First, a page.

Shake-up for Lesotho

Shake-up for Lesotho

…Constitutional proposals could see radical changes in Parliament…

MASERU – LESOTHO could be set for major constitutional changes if the views that were gathered and submitted to the National Leaders’ Forum (NLF) are anything to go by.

In its sub-committee report read at the Multi-stakeholders Forum at the ’Manthabiseng Convention Centre yesterday, the NFL tabulated what Basotho want in the seven thematic areas.
The recommendations could result in radical changes in Parliament.
The NFL sub-committee said Basotho want the size of the National Assembly reduced from 120 seats to the original 80.

They also want the Mixed Member Proportional (MMP) electoral model abolished. That would mean a return to the First-Past-the-Post (FPTP) electoral model.
The National Assembly consists of 80 MPs who are elected directly from the constituencies with another 40 getting into the House through the MMP model.

If implemented, the move could severely knock out fringe political parties that have relied on the MMP electoral model to sneak into parliament even when they command negligible support on the ground.
The NFL sub-committee also reported that Basotho want the law to spell out the minimum academic qualifications for MPs, suggesting that an MP must at least hold a bachelor’s degree.

The sub-committee said Basotho want the Prime Minister to be in office for only two terms of five years each.
They want the Prime Minister to resign immediately if he loses a vote of no confidence in parliament instead of rushing to the King to advise him to dissolve parliament and call fresh elections.
They want the King to have absolute authority to decide whether elections have to be called.

Basotho also want to curtail the Prime Minister’s powers to prorogue parliament but instead the constitution should regularise sessions of parliament.
Their wish is that parliament must not be dissolved before its tenure expires and its term should be five years.

They want the circumstances under which parliament may be dissolved to be stricter instead of the current state where the Prime Minister may just advise the King to dissolve parliament.
They want the prerogative to dissolve parliament taken away from the Prime Minister.

They also want parliament to formulate an impeachment law to deal with an errant Prime Minister without necessarily dissolving parliament.
Basotho have also expressed their unhappiness with the matter of floor-crossing in parliament. They want a standing order or an act of parliament that will require an MP to resign triggering a by-election in his constituency.
They also want the interest-free loans for MPs banned.

Political parties that intend to register with the Independent Electoral Commission (IEC) must have at least 5 000 members in their books.
That will likely whittle down the number of political parties in Lesotho. With just a population of about 2 million people, Lesotho has about 30 registered political parties.

Basotho also want the setting up of a Parliamentary Service Commission (PSC) to look into the conditions of service for MPs and their staff.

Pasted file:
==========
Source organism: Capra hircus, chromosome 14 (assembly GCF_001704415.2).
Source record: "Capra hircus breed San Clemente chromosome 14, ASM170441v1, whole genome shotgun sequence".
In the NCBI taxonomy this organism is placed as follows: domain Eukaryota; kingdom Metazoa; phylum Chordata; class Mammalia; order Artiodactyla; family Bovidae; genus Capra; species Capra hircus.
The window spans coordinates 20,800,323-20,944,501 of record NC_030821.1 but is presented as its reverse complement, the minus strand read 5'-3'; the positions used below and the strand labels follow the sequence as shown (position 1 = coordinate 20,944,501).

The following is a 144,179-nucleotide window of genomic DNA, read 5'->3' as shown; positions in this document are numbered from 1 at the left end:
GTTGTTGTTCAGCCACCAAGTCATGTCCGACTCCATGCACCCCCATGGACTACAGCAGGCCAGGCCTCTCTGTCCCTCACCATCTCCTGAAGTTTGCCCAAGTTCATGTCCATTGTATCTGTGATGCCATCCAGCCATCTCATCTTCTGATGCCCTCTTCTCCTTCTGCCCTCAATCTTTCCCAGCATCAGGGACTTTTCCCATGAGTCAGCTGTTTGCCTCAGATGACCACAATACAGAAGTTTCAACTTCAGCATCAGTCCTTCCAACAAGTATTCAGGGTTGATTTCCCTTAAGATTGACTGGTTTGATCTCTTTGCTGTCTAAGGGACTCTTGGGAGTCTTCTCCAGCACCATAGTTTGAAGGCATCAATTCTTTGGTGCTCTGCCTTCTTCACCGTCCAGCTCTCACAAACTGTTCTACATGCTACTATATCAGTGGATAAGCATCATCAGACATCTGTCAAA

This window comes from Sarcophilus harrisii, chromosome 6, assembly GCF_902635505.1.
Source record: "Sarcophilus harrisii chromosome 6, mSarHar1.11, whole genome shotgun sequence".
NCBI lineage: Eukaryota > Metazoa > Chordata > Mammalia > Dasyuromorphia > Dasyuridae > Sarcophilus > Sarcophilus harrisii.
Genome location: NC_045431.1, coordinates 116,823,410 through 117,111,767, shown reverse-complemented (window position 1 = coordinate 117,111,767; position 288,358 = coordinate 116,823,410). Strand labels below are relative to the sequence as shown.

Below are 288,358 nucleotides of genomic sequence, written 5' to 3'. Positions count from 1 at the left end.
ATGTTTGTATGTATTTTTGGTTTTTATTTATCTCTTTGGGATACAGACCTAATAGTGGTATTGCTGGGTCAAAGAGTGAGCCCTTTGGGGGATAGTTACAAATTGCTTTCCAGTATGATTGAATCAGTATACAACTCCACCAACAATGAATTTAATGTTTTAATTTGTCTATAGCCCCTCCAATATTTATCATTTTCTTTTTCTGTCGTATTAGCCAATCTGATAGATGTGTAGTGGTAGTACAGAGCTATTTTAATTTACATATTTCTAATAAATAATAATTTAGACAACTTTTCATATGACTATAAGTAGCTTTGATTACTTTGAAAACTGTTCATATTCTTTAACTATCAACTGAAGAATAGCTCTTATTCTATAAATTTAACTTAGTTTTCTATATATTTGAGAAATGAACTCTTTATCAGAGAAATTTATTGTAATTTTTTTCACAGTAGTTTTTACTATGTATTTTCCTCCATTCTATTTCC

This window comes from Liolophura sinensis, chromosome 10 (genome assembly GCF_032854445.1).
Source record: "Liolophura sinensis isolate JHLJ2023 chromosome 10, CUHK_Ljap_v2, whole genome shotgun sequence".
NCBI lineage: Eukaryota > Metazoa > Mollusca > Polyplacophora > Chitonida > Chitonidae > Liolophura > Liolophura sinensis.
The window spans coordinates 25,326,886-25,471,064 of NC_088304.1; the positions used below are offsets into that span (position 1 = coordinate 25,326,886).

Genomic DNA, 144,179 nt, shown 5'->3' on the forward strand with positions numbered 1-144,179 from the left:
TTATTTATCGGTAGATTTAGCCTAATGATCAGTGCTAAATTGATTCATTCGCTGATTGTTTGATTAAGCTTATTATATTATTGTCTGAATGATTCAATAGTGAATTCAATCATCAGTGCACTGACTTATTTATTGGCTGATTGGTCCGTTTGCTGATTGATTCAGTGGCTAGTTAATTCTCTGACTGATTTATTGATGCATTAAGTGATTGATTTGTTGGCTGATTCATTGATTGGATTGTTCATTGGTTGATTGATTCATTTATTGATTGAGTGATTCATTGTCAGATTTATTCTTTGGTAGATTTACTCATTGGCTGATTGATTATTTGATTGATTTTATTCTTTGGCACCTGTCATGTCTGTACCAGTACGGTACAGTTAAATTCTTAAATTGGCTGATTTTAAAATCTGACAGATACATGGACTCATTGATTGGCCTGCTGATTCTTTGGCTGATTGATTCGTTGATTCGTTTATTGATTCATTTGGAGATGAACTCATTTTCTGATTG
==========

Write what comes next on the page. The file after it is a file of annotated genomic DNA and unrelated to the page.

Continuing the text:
They also want Parliament to be in control of its own resources so that it will not be under any influence from the executive.
They want parliament to remain bi-cameral but the senate should be the house of experts and marginalised groups.

Principal chiefs, who are currently 22 in the 33-member senate, should not be senators according to the report.
If a chief is to be a senator, he should be elected, they say.
Appointment to the senate should be based on special expertise, Basotho say.
They also say a former Prime Minister and deputy must be barred from contesting elections.

In the constitutional reforms, Basotho say there is no need for the Prime Minister to appoint ministers based on their assumed expertise.
They say the powers of the Prime Minister may be limited procedurally and substantively.

A lot of powers on the appointment and removal of judges may be shifted to the newly reformed Judicial Service Commission.
They say there is no need for the King to appoint security chiefs instead the Prime Minister may remain as the commander-in-chief of the security agencies but the constitution must create a buffer structure like a security commission.

They want appointment of heads of oversight institutions taken away from the Prime Minister.
Basotho say the office of the First Lady should be abolished.
They said public funds should not be allocated to the office without an Act of parliament.

The dominant view from the public is that the King should be given more powers over the armed forces and the removal of a Prime Minister.
The sub-committee, however, warned that care should be taken that executive authority should continue to reside in the popularly elected public officials because of the principle of democracy.

Basotho say the dignified powers of the King must be kept but he must also be given powers to safeguard the interests of the country against the momentary excesses of politicians.
The report was compiled following interviews of Basotho on the reform process. The report was based on seven thematic areas: parliamentary, constitutional, security, political, judiciary, media and public service.

Staff Reporter


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